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Old 07-15-2014, 01:12 AM   #1
int11ap1
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Default t-test FPKM values

I have two sets of genes, and I'd like to have a boxplot and do a t-test in order to know if they have significantly different expressions or not.

However, my t-test p-value changes when using log10(FPKM+1) values or just FPKM values. Why? What should I choose?

Thanks.
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Old 07-15-2014, 02:53 AM   #2
ffinkernagel
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A t-test is dependend on the effect size - and that obviously changes if you do log2.
The general rule is to test on the data you measure - in this case, this would be the un-logged reads per million.

Either way: You should not be testing on the FPKM values, in summary because you loose the information about the no of reads actually behind the value -> more reads -> a better estimate.

Consider using a testing method specifically for RNAseq data such as DESeq.
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Old 07-15-2014, 05:10 AM   #3
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FPKM is just an intuitive transformation of fragment counts and is not suitable to be used in statistics.

Fortunately, the software package that probably gave you the FPKM values, Cufflinks, also includes a program called cuffdiff that will do the test you want to do in a statistically rigorous way based on modeling the actual fragment counts. Use that instead; don't try to do use statistical tests that are unsuited for your data type on data that are unsuited for statistics.
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Old 07-17-2014, 12:09 PM   #4
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I do not need specific RNA-seq normalization here for what I want. Both sets of genes (actually I have transcripts) come from the same RNA-seq dataset (the same fasta). One dataset is made up of coding transcripts and the second one is made up of putative lncRNAs. I just wanna know which set or group of transcripts is more expressed.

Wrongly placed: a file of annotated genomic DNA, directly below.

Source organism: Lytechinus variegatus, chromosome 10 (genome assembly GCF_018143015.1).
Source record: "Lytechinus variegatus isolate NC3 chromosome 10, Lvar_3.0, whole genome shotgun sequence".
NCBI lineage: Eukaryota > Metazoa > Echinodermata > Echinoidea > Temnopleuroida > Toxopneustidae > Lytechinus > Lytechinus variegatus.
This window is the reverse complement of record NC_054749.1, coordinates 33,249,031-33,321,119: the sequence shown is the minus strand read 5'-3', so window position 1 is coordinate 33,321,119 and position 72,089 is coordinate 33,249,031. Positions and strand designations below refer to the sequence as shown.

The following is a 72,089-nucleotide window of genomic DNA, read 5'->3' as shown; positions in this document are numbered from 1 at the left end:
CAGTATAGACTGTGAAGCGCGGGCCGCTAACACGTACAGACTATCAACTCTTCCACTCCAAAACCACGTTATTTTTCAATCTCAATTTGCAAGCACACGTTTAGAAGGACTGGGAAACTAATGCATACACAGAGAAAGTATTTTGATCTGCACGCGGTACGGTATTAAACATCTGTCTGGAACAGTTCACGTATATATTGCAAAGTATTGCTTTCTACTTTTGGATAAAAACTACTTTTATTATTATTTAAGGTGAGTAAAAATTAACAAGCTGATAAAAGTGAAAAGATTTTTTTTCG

What is your final conclusion¿

Last edited by int11ap1; 07-17-2014 at 12:14 PM.
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Old 07-17-2014, 12:14 PM   #5
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My final conclusion is the same as before: you should use a valid hypothesis test on the count data, like cuffdiff, DESeq2, or edgeR, all of which are quite rigorous, commonly used, and well documented. Do not use an invalid hypothesis test on FPKMs. FPKM is a crude normalization and cannot be used in a meaningful statistical test. Asking us again is not going to change the way numbers work.
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Old 07-17-2014, 12:17 PM   #6
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But those methods that you say (edgeR and DESeq) are for normalization between different samples or RNA-seq datasets...
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Old 07-17-2014, 12:18 PM   #7
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No, you have it backwards: those methods are all for statistical hypothesis testing, and FPKM is a (crude, statistically inappropriate) normalization for comparing different samples.
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Old 07-17-2014, 12:28 PM   #8
int11ap1
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I do not follow you, sorry for asking again.

For example, I have 1000 FPKM values (from 1 RNA-seq sample) from 1000 transcripts. If I want to compare first 500 with second 500 transcripts (for seeing which set is more expressed), I need to use edgeR or DESseq¿ For what¿
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Old 07-17-2014, 12:32 PM   #9
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Ah, I see: you're comparing some genes with other genes in the same experiment, not same gene different experiment.

You can use FPKM values for this if you use a distribution-free test like Mann-Whitney-Wilcoxon, but that won't be very powerful. Otherwise you could use a more effective normalization like the variance-stabilizing transformation or regularized log in DESeq2 and then use a regular t-test.
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Old 07-17-2014, 12:36 PM   #10
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Here you are, thanks¡
Why do not apply directly the t-test¿ Where can I learn about it¿
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Old 07-17-2014, 12:39 PM   #11
jwfoley
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The t-test assumes the populations are normally distributed. FPKMs are not. http://en.wikipedia.org/wiki/Student's_t-test

A log transformation may seem to help but it is still inappropriate because it fails to account for the heteroskedastic mean-variance dependency of read counts. DOI: 10.1111/j.2041-210X.2010.00021.x
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Old 07-17-2014, 12:52 PM   #12
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But the arithmetic mean of my FPKM values will be normally distributed according to the central limit theorem. In large samples such as mine, t.test for skewed distributions should be fine: http://stats.stackexchange.com/quest...ormal-when-n50
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Old 07-17-2014, 12:57 PM   #13
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Okay, you could do a normality test to verify that the t-test assumptions are met, but it would be more straightforward and rigorous to just use a better normalization.
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